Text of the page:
In this business, as a freelancer, you're as good as your last client, so you have to put your A-game forward, always. Even me, I put so many years of work into it, but if I start showing up to work and the work isn't there, if I'm not loving it anymore or my work dips, then I'm going to suffer a flux in my clients. You're never off the chopping block, if that makes sense. As a young artist, I had always had this idea of what it would be like to be where I am now. My idea was, 'Oh my God, all my doors would fly open and I would have an agent and they would get me a lot of work and I wouldn't have to …' No. You're never not working. You're always representative of your brand — especially now with social media. You have to always be mindful of your brand and what you're putting out there.
Speaking of social media, you also work with some of the biggest Instagirls, like Bella Hadid — how did those client relationships come about?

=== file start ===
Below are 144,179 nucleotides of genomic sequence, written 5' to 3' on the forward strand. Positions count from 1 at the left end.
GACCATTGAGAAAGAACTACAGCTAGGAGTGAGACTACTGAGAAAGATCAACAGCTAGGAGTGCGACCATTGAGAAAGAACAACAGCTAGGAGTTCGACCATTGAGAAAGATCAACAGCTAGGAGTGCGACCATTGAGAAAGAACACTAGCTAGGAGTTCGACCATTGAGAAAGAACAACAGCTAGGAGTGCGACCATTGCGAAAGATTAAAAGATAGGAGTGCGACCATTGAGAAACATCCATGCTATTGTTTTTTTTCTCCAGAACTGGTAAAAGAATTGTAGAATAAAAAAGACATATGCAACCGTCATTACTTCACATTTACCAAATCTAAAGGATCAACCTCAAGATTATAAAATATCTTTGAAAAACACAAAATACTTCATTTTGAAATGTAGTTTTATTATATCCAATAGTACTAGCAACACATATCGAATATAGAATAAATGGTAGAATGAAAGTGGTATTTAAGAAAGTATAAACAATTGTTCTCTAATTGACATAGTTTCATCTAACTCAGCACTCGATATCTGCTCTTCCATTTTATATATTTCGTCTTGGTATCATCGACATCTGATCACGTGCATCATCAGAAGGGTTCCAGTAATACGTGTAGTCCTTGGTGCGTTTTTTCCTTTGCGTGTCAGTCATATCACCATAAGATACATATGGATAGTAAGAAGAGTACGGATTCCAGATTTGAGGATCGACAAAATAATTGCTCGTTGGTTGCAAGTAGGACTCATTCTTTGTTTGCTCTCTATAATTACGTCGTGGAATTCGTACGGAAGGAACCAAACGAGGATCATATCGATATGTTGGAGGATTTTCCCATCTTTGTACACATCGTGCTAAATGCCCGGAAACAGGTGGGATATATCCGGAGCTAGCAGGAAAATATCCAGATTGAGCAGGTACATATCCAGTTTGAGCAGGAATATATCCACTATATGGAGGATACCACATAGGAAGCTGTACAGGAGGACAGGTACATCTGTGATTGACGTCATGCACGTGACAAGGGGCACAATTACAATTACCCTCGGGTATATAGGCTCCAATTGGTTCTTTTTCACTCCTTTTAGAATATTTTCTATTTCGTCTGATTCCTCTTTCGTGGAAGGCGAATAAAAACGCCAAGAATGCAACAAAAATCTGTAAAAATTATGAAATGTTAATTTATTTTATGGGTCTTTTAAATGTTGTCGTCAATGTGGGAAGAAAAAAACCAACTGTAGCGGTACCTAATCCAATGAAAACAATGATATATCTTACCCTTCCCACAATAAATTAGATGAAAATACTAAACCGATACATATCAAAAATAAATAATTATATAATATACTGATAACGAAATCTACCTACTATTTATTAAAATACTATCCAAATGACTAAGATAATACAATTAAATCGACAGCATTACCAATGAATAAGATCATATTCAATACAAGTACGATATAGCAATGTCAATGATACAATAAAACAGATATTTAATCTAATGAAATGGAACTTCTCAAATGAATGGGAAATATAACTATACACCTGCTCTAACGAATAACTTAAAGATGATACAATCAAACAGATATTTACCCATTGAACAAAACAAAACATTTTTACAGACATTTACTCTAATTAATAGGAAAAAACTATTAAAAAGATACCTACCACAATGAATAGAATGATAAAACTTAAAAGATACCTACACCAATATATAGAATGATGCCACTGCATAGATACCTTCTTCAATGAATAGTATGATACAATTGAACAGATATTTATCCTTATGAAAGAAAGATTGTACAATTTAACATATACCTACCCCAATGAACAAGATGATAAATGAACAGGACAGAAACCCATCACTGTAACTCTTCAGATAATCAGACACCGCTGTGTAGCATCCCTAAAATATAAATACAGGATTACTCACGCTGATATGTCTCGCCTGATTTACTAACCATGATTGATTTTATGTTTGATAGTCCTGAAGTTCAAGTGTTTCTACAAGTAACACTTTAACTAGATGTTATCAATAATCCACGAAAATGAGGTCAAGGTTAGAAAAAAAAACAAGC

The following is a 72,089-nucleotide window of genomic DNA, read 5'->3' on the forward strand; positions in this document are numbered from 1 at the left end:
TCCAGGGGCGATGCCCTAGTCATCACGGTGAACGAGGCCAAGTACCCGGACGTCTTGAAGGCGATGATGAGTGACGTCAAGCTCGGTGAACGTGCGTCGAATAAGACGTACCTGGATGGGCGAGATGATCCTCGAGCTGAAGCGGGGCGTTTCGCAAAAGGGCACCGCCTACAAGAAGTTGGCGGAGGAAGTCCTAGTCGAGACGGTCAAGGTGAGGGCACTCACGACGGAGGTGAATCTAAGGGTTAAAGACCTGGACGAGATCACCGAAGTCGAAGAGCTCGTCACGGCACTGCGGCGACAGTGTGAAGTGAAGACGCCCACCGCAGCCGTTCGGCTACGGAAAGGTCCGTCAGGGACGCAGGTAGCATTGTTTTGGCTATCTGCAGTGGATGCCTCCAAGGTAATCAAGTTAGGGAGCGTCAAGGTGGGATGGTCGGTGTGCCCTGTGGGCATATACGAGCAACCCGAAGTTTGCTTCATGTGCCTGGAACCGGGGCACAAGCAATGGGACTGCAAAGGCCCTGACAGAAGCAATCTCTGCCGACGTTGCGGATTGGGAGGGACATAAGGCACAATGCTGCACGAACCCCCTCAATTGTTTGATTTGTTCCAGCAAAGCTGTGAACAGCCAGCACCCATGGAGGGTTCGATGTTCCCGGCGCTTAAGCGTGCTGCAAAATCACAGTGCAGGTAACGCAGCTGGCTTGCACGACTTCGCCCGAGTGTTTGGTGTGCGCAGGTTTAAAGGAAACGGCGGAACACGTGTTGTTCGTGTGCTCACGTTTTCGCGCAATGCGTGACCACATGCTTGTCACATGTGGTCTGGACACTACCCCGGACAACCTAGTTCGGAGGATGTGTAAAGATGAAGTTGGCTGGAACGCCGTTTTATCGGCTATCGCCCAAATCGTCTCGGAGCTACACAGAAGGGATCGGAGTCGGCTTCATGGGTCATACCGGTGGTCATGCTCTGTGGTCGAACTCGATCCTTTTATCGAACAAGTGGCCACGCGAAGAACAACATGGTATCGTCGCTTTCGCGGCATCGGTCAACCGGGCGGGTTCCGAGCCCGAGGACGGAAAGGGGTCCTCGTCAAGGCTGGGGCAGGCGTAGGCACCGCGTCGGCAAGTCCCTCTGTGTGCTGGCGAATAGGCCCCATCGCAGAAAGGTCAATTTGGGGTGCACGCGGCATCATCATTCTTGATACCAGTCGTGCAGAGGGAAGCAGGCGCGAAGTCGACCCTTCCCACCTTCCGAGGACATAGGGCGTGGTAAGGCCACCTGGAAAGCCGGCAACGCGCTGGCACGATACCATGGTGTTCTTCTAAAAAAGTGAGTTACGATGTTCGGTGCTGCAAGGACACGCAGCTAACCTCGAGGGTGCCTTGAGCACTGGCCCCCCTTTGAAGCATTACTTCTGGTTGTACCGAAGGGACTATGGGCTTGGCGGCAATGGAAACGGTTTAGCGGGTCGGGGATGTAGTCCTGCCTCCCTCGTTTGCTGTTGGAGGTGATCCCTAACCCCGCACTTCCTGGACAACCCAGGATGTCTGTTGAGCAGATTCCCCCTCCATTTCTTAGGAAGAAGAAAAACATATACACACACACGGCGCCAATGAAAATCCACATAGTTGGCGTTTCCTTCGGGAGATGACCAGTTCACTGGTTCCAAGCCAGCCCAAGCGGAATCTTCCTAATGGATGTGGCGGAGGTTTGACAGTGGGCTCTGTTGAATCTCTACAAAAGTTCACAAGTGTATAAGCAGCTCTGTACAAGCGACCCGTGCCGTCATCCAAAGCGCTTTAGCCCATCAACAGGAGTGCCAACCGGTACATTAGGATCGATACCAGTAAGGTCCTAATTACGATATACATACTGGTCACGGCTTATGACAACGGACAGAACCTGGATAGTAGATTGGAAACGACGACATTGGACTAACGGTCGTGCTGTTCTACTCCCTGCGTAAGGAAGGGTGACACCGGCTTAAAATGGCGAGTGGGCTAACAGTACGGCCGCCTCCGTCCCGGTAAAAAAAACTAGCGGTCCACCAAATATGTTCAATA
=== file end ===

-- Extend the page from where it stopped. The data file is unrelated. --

There's no real fast answer to that. It all goes hand-in-hand with building your brand, and if you are a young artist — and you're trying to build your brand — there's something to be said for just showing up every day and being nice to everyone on set. If there's a new model on set, be nice to her. I have long, longstanding relationships with so many of these girls that are so big now. I've known them since their first couple of shoots. I remember doing — she's not one of my regulars — but I remember doing Kate Upton when she first signed with Elite. I did a test with her, and I was just really nice with her. She always is like, ‘oh hey, Vincent.' She remembers.